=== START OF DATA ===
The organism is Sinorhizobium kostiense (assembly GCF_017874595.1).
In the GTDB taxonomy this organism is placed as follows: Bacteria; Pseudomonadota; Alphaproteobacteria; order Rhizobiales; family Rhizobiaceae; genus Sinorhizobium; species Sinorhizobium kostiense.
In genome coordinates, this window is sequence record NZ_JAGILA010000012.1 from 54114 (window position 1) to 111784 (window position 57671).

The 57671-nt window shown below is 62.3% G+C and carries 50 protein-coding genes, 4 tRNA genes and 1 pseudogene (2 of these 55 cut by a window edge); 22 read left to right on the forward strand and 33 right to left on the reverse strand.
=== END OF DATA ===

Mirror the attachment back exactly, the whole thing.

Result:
The organism is Sinorhizobium kostiense (assembly GCF_017874595.1).
In the GTDB taxonomy this organism is placed as follows: Bacteria; Pseudomonadota; Alphaproteobacteria; order Rhizobiales; family Rhizobiaceae; genus Sinorhizobium; species Sinorhizobium kostiense.
In genome coordinates, this window is sequence record NZ_JAGILA010000012.1 from 54114 (window position 1) to 111784 (window position 57671).

The 57671-nt window shown below is 62.3% G+C and carries 50 protein-coding genes, 4 tRNA genes and 1 pseudogene (2 of these 55 cut by a window edge); 22 read left to right on the forward strand and 33 right to left on the reverse strand.